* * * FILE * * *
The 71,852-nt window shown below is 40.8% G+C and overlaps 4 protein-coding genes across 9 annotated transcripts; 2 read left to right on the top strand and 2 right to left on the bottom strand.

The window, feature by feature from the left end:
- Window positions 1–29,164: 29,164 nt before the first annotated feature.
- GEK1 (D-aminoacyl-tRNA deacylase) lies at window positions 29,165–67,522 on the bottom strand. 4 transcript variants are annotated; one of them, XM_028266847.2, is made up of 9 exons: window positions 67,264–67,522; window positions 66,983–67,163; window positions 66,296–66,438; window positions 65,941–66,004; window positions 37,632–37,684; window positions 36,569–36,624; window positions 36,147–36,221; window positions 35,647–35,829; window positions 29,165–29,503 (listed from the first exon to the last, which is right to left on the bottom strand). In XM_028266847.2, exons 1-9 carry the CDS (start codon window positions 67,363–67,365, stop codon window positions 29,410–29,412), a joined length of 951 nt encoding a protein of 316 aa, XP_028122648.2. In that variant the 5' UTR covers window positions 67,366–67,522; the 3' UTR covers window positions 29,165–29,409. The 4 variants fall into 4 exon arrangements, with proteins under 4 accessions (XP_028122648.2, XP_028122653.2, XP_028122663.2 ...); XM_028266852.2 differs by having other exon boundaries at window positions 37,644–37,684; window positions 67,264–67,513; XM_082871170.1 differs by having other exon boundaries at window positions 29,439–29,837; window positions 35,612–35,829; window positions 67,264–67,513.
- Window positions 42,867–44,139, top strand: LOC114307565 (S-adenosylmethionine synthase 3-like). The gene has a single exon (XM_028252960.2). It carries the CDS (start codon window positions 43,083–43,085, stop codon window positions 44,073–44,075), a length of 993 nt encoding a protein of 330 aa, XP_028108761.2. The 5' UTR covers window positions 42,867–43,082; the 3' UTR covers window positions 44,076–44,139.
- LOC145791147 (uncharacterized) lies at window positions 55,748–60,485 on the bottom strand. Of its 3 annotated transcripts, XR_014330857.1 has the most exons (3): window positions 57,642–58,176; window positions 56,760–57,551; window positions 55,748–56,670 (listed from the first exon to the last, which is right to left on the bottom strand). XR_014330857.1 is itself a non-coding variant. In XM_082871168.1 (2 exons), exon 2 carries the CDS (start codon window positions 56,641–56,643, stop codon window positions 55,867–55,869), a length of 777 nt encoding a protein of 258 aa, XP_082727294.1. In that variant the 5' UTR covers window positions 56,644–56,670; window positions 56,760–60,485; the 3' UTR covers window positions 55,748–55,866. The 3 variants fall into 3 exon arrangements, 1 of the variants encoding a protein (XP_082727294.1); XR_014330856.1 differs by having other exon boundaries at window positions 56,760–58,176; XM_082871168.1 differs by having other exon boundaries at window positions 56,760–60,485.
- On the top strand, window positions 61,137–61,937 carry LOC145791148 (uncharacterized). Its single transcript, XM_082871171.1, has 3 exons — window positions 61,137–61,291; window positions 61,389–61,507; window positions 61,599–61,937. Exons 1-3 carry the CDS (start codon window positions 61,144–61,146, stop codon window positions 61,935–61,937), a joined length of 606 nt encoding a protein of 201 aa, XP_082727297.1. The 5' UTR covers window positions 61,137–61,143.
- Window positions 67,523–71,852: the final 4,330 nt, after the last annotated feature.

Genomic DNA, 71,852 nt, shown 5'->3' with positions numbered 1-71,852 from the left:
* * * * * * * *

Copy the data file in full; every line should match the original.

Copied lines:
The 71,852-nt window shown below is 40.8% G+C and overlaps 4 protein-coding genes across 9 annotated transcripts; 2 read left to right on the top strand and 2 right to left on the bottom strand.

The window, feature by feature from the left end:
- Window positions 1–29,164: 29,164 nt before the first annotated feature.
- GEK1 (D-aminoacyl-tRNA deacylase) lies at window positions 29,165–67,522 on the bottom strand. 4 transcript variants are annotated; one of them, XM_028266847.2, is made up of 9 exons: window positions 67,264–67,522; window positions 66,983–67,163; window positions 66,296–66,438; window positions 65,941–66,004; window positions 37,632–37,684; window positions 36,569–36,624; window positions 36,147–36,221; window positions 35,647–35,829; window positions 29,165–29,503 (listed from the first exon to the last, which is right to left on the bottom strand). In XM_028266847.2, exons 1-9 carry the CDS (start codon window positions 67,363–67,365, stop codon window positions 29,410–29,412), a joined length of 951 nt encoding a protein of 316 aa, XP_028122648.2. In that variant the 5' UTR covers window positions 67,366–67,522; the 3' UTR covers window positions 29,165–29,409. The 4 variants fall into 4 exon arrangements, with proteins under 4 accessions (XP_028122648.2, XP_028122653.2, XP_028122663.2 ...); XM_028266852.2 differs by having other exon boundaries at window positions 37,644–37,684; window positions 67,264–67,513; XM_082871170.1 differs by having other exon boundaries at window positions 29,439–29,837; window positions 35,612–35,829; window positions 67,264–67,513.
- Window positions 42,867–44,139, top strand: LOC114307565 (S-adenosylmethionine synthase 3-like). The gene has a single exon (XM_028252960.2). It carries the CDS (start codon window positions 43,083–43,085, stop codon window positions 44,073–44,075), a length of 993 nt encoding a protein of 330 aa, XP_028108761.2. The 5' UTR covers window positions 42,867–43,082; the 3' UTR covers window positions 44,076–44,139.
- LOC145791147 (uncharacterized) lies at window positions 55,748–60,485 on the bottom strand. Of its 3 annotated transcripts, XR_014330857.1 has the most exons (3): window positions 57,642–58,176; window positions 56,760–57,551; window positions 55,748–56,670 (listed from the first exon to the last, which is right to left on the bottom strand). XR_014330857.1 is itself a non-coding variant. In XM_082871168.1 (2 exons), exon 2 carries the CDS (start codon window positions 56,641–56,643, stop codon window positions 55,867–55,869), a length of 777 nt encoding a protein of 258 aa, XP_082727294.1. In that variant the 5' UTR covers window positions 56,644–56,670; window positions 56,760–60,485; the 3' UTR covers window positions 55,748–55,866. The 3 variants fall into 3 exon arrangements, 1 of the variants encoding a protein (XP_082727294.1); XR_014330856.1 differs by having other exon boundaries at window positions 56,760–58,176; XM_082871168.1 differs by having other exon boundaries at window positions 56,760–60,485.
- On the top strand, window positions 61,137–61,937 carry LOC145791148 (uncharacterized). Its single transcript, XM_082871171.1, has 3 exons — window positions 61,137–61,291; window positions 61,389–61,507; window positions 61,599–61,937. Exons 1-3 carry the CDS (start codon window positions 61,144–61,146, stop codon window positions 61,935–61,937), a joined length of 606 nt encoding a protein of 201 aa, XP_082727297.1. The 5' UTR covers window positions 61,137–61,143.
- Window positions 67,523–71,852: the final 4,330 nt, after the last annotated feature.

Genomic DNA, 71,852 nt, shown 5'->3' with positions numbered 1-71,852 from the left: